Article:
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How is Social Security taxed?

If your total income is more than $25,000 for an individual or $32,000 for a married couple filing jointly, you must pay federal income taxes on your Social Security benefits. Below those thresholds, your benefits are not taxed. That applies to spousal benefits, survivor benefits and Social Security Disability Insurance (SSDI) as well as to retirement benefits.

The portion of your benefits subject to taxation varies with income level. You’ll be taxed on:

  • up to 50 percent of your benefits if your income is $25,000 to $34,000 for an individual or $32,000 to $44,000 for a married couple filing jointly.
  • up to 85 percent of your benefits if your income is more than $34,000 (individual) or $44,000 (couple). 
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For purposes of determining how the Internal Revenue Service treats your Social Security payments, “income” means your adjusted gross income (line 11 on your 1040 form) plus nontaxable interest income plus half of your Social Security benefits. The IRS calls this your “combined” or “provisional” income.

Say you file individually and your income for 2023 consisted of $40,000 in 401(k) withdrawals and a $1,500-a-month retirement benefit. Your combined income would be $49,000 ($40,000 from your savings and half of the $18,000 you got from Social Security). You would pay taxes on 85 percent of your $18,000 in annual benefits, or $15,300, at the regular rate for your tax bracket. Nobody pays taxes on more than 85 percent of their Social Security benefits, no matter their income.

The IRS has an online tool you can use to calculate how much of your benefit income is taxable. The Social Security Administration estimates that about 56 percent of Social Security recipients owe income taxes on their benefits.

All of the above concerns federal income taxes. For the 2023 tax year, 12 states also tax Social Security to varying degrees: Colorado, Connecticut, Kansas, Minnesota, Missouri, Montana, Nebraska, New Mexico, Rhode Island, Vermont, Utah and West Virginia.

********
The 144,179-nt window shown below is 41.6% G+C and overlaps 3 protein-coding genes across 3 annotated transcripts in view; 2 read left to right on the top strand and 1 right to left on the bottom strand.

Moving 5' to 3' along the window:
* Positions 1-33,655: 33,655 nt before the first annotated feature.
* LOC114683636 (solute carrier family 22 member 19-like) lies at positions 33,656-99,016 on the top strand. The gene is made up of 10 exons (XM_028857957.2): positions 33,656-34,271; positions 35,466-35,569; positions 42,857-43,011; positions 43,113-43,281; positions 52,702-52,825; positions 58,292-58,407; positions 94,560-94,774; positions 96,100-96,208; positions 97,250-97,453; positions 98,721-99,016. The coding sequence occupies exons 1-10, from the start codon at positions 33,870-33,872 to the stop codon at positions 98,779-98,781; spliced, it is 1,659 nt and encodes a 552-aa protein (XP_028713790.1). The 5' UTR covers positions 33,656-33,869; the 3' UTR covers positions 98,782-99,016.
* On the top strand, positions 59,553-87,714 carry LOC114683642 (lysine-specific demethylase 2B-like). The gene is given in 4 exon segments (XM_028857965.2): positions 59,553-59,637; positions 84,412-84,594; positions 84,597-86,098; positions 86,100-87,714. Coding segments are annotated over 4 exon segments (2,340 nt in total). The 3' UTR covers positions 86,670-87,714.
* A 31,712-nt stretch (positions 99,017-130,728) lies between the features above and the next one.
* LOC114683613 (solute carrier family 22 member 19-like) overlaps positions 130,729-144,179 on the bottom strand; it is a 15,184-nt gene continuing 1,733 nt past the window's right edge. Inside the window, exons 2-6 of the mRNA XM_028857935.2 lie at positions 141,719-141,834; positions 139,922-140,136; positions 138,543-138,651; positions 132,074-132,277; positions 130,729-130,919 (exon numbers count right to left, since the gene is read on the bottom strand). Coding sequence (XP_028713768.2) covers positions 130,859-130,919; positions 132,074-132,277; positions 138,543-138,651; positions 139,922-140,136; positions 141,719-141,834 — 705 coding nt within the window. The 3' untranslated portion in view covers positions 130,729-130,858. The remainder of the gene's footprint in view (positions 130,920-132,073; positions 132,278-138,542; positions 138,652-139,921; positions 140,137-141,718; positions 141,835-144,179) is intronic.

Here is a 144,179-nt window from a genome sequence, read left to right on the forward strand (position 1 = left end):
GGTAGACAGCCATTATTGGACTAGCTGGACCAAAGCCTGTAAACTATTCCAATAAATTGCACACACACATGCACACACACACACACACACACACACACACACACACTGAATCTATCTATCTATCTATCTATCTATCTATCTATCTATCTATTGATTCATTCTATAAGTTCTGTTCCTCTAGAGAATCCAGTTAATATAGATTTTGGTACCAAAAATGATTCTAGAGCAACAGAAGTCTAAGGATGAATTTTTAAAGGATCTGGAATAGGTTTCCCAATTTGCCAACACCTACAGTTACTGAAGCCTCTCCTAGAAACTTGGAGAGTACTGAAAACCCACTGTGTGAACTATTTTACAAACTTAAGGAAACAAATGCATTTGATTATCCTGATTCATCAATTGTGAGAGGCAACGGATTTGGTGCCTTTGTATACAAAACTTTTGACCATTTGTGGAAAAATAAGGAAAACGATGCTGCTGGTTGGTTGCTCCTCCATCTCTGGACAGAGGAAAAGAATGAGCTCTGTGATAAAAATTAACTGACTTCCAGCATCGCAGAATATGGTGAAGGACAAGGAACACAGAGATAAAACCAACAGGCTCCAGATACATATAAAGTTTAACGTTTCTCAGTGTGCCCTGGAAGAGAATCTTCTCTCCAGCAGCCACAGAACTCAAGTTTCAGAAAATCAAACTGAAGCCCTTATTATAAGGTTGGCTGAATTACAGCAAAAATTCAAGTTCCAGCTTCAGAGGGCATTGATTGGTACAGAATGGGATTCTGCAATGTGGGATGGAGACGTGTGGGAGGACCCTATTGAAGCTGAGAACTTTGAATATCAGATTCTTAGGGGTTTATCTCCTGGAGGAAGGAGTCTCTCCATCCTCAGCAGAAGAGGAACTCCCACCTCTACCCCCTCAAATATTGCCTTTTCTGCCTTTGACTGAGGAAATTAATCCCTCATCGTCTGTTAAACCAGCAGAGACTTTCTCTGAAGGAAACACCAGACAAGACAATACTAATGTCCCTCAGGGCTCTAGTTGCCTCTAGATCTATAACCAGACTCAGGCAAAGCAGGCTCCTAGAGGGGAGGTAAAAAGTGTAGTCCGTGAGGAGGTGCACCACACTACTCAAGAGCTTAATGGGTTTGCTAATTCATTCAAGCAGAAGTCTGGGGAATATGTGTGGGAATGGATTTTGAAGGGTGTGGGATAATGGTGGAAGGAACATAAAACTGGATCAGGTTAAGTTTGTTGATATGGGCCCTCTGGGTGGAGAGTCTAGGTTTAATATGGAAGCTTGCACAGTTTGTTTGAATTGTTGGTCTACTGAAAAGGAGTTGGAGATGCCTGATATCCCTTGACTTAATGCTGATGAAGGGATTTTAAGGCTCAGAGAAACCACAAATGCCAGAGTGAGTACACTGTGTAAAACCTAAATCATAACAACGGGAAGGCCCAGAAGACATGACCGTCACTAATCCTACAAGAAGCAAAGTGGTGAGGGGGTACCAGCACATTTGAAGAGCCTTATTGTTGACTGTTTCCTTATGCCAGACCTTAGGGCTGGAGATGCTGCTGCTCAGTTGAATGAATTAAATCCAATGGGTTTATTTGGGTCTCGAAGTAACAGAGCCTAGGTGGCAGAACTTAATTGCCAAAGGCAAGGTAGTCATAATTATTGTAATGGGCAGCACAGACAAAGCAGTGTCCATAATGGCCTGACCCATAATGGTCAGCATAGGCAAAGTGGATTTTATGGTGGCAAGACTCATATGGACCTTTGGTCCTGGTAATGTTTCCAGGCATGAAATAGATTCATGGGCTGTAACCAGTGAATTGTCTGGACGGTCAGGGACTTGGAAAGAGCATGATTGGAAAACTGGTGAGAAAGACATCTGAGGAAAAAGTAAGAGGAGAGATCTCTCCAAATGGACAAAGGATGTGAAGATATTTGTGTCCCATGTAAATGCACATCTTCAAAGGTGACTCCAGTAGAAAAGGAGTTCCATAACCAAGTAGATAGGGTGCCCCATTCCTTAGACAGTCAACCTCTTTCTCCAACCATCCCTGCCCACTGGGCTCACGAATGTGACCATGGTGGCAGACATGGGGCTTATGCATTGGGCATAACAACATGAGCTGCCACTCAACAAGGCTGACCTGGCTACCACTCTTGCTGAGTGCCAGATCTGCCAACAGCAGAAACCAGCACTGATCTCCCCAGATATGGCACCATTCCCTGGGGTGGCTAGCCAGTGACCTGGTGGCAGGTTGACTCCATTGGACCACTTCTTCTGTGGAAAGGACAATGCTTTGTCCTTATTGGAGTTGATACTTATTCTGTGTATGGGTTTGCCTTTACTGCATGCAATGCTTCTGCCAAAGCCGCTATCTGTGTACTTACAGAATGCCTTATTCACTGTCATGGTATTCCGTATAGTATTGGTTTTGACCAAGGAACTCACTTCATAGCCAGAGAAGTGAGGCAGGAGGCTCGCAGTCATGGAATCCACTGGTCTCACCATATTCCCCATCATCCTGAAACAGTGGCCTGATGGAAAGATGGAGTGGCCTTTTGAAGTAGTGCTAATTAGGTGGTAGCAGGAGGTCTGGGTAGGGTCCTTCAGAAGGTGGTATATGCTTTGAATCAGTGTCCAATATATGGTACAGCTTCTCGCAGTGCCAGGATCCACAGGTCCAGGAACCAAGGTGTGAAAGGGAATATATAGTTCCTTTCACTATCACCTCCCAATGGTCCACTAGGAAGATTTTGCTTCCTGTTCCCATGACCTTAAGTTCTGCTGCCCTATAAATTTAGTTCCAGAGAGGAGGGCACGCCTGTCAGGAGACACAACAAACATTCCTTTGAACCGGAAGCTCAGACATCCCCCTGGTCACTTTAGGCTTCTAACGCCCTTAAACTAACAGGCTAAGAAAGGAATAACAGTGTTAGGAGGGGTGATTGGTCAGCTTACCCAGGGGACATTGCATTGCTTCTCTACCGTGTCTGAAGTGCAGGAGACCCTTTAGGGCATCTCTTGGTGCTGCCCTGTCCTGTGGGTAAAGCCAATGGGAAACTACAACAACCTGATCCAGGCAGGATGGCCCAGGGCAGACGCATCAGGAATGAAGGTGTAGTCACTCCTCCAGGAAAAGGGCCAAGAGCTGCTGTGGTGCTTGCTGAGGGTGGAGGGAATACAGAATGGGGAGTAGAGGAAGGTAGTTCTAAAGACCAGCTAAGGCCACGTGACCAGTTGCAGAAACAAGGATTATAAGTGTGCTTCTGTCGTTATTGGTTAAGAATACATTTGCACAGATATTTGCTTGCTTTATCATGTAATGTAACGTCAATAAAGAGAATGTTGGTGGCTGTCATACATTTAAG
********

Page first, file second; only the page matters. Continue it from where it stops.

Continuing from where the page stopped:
Some use the federal rules for determining if benefits are taxable, but most have their own deductions and exemptions based on age or income. For example, Colorado does not tax benefits for residents ages 65 and over, and Kansas only taxes benefits for those with adjusted gross incomes of $75,000 or more. From 2024 on, benefits are no longer subject to state taxes in Nebraska and Missouri. Contact your state tax agency for details on how benefits are taxed.

Keep in mind

  • If your child receives Social Security dependent or survivor benefits, those payments do not count toward your taxable income. That money is taxable if the child has sufficient income (from Social Security and other sources) to have to file a return in his or her own name.
  • Supplemental Security Income (SSI) is never taxable.
  • If you do have to pay taxes on your benefits, you have a choice as to how: You can file quarterly estimated tax returns with the IRS or ask Social Security to withhold federal taxes from your benefit payment.

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